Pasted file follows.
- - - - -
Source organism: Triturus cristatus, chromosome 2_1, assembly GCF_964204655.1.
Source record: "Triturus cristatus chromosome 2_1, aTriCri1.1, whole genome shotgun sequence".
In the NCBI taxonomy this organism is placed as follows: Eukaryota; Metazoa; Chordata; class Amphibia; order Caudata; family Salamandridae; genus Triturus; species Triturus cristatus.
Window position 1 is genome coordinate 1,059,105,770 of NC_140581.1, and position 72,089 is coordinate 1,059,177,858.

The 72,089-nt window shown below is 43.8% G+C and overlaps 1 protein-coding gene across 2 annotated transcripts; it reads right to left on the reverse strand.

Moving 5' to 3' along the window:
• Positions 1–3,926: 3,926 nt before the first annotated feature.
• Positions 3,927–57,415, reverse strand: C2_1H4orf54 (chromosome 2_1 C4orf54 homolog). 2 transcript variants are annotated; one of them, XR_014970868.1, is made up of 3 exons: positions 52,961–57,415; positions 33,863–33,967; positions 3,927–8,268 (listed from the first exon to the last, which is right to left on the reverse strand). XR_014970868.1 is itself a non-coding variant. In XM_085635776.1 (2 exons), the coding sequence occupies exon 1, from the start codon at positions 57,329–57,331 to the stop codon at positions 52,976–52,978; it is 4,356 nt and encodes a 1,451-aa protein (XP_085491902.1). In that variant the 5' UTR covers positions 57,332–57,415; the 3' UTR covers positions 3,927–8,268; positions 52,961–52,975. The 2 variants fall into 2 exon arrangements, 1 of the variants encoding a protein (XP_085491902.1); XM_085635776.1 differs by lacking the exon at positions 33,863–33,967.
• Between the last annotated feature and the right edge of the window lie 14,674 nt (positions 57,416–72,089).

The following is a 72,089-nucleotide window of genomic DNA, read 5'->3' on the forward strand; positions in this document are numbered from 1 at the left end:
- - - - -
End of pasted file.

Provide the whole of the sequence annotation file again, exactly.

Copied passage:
Source organism: Triturus cristatus, chromosome 2_1, assembly GCF_964204655.1.
Source record: "Triturus cristatus chromosome 2_1, aTriCri1.1, whole genome shotgun sequence".
In the NCBI taxonomy this organism is placed as follows: Eukaryota; Metazoa; Chordata; class Amphibia; order Caudata; family Salamandridae; genus Triturus; species Triturus cristatus.
Window position 1 is genome coordinate 1,059,105,770 of NC_140581.1, and position 72,089 is coordinate 1,059,177,858.

The 72,089-nt window shown below is 43.8% G+C and overlaps 1 protein-coding gene across 2 annotated transcripts; it reads right to left on the reverse strand.

Moving 5' to 3' along the window:
• Positions 1–3,926: 3,926 nt before the first annotated feature.
• Positions 3,927–57,415, reverse strand: C2_1H4orf54 (chromosome 2_1 C4orf54 homolog). 2 transcript variants are annotated; one of them, XR_014970868.1, is made up of 3 exons: positions 52,961–57,415; positions 33,863–33,967; positions 3,927–8,268 (listed from the first exon to the last, which is right to left on the reverse strand). XR_014970868.1 is itself a non-coding variant. In XM_085635776.1 (2 exons), the coding sequence occupies exon 1, from the start codon at positions 57,329–57,331 to the stop codon at positions 52,976–52,978; it is 4,356 nt and encodes a 1,451-aa protein (XP_085491902.1). In that variant the 5' UTR covers positions 57,332–57,415; the 3' UTR covers positions 3,927–8,268; positions 52,961–52,975. The 2 variants fall into 2 exon arrangements, 1 of the variants encoding a protein (XP_085491902.1); XM_085635776.1 differs by lacking the exon at positions 33,863–33,967.
• Between the last annotated feature and the right edge of the window lie 14,674 nt (positions 57,416–72,089).

The following is a 72,089-nucleotide window of genomic DNA, read 5'->3' on the forward strand; positions in this document are numbered from 1 at the left end: